Something else is happening and it’s as old as time.
Speculative greed and the thrill of gambling are possible explanations for Bitcoin. Consider the simple fact. Does anyone buy bitcoins to buy things? That is, is Bitcoin being used as a payment system to replace credit cards or wire transfers? Not really. They could use “PayPal” for that and other similar systems.
In other words, it’s not the technology behind Bitcoin that’s driving the speculation. Rather, it’s the value of a bitcoin. Bitcoin is not too dissimilar from a lottery ticket at its most extreme and an investment at its basic level. People are buying bitcoins to make huge amounts of “dollars” or “euros”—actual currencies.
Bitcoins and the South Sea Bubble
It’s much like the South Sea Company bubble of the 1720s or when the earlier Tulip Bulb bubble in 1637 imploded. Jan Brueghel the Elder was a gifted painter of flowers in the early 1600s. His depictions were so beautiful and colorful that they inspired those who could afford them to buy tulips with which to decorate their houses.
A veritable market of tulip bulbs emerged. And by the 1630s, the prices of tulip bulbs had gone as high as to rival the price of a luxury house. That certainly sounds like the course cryptocurrency advocates envisage for Bitcoin. Some, like John McAfee, have even said Bitcoin could be worth $500,000. (Source: “How Likely Is It That Bitcoin Will Hit $500k In Three Years?,” Forbes, January 5, 2018.)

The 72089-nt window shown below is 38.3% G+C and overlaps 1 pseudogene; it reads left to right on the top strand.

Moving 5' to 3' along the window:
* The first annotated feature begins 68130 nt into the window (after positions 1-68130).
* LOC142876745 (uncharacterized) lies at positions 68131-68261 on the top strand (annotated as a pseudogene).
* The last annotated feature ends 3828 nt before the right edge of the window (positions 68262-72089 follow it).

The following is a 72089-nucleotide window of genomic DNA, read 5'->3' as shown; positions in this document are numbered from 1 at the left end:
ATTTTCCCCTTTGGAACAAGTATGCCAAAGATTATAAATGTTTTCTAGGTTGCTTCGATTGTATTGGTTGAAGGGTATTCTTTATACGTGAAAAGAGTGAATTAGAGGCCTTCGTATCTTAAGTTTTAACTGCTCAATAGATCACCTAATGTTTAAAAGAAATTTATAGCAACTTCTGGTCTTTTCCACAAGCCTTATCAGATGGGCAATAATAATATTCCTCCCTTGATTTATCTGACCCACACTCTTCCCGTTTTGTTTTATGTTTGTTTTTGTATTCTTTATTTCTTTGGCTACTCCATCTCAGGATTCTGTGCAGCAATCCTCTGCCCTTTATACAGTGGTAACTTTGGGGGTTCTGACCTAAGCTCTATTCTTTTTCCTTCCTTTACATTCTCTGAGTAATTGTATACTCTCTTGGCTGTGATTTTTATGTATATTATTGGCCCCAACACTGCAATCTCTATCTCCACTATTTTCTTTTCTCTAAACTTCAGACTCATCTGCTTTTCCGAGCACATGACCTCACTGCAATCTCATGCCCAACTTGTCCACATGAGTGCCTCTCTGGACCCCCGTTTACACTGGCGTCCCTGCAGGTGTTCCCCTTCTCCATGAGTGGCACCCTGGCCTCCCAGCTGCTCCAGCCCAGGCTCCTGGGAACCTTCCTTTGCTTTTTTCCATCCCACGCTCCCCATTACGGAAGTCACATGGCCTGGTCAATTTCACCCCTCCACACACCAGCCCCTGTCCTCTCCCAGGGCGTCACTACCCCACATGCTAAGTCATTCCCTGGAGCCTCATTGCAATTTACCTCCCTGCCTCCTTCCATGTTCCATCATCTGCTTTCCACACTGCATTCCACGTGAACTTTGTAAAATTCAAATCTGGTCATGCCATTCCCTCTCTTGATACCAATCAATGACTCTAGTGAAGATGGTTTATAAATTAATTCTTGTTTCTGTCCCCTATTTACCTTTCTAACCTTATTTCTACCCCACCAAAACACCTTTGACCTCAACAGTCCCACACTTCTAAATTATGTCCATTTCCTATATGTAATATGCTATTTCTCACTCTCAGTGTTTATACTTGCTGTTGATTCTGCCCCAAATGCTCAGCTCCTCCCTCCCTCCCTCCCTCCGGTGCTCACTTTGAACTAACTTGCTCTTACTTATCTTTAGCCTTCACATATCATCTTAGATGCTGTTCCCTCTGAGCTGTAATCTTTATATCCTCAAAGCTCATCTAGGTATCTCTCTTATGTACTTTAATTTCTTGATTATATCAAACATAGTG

At its peak price in December 2017, one bitcoin could buy a brand new small car. Even at the height of its recent deflation, a single bitcoin could buy a used small car. But, just months ago, bitcoins could buy the equivalent of an economy class N.Y. to L.A. air ticket. The tulip bubble took years to inflate. From “seed” to full maturity and wilt, it took three decades.
This suggests that just because Bitcoin has been recovering, that doesn’t mean it’s not going to finish the same way all bubbles do. News that JPMorgan Chase & Co. (NYSE:JPM) has created a Bitcoin-based exchange-traded fund doesn’t change this, of course. (Source: “Bitcoin BOMBSHELL: JPMorgan changes tune and says bitcoin-based ETFs are the ‘holy grail’,” Express, February 13, 2018.)
Remember that the big Wall Street banks were all too pleased to trade mortgage-backed securities, fueling the sub-prime mortgage bubble. JPMorgan’s boss, Jaimie Dimon, called Bitcoin a “fraud.” And just to be sure, I have also called it something similar if not worse than a fraud. (Source: “Bitcoin belongs more to the realm of fraud than finance or economics – analyst,” RT, February 10, 2018.)
The problem is that Bitcoin has become detached from its original purpose.
The Libertarian Ideal of Bitcoin Is All But Lost
At first, Bitcoin appealed to a few “libertarians” and people operating under the law. They liked the anonymity and thought Bitcoin would end the tyranny of central banks. That was an interesting goal and Bitcoin was an interesting tool, which has also made blockchain technology popular. Whatever happens to Bitcoin and its crypto rivals, blockchain technology will remain. However, the speculation that’s inflated the Bitcoin bubble of 2017, for the most part, has no relation to its original vision.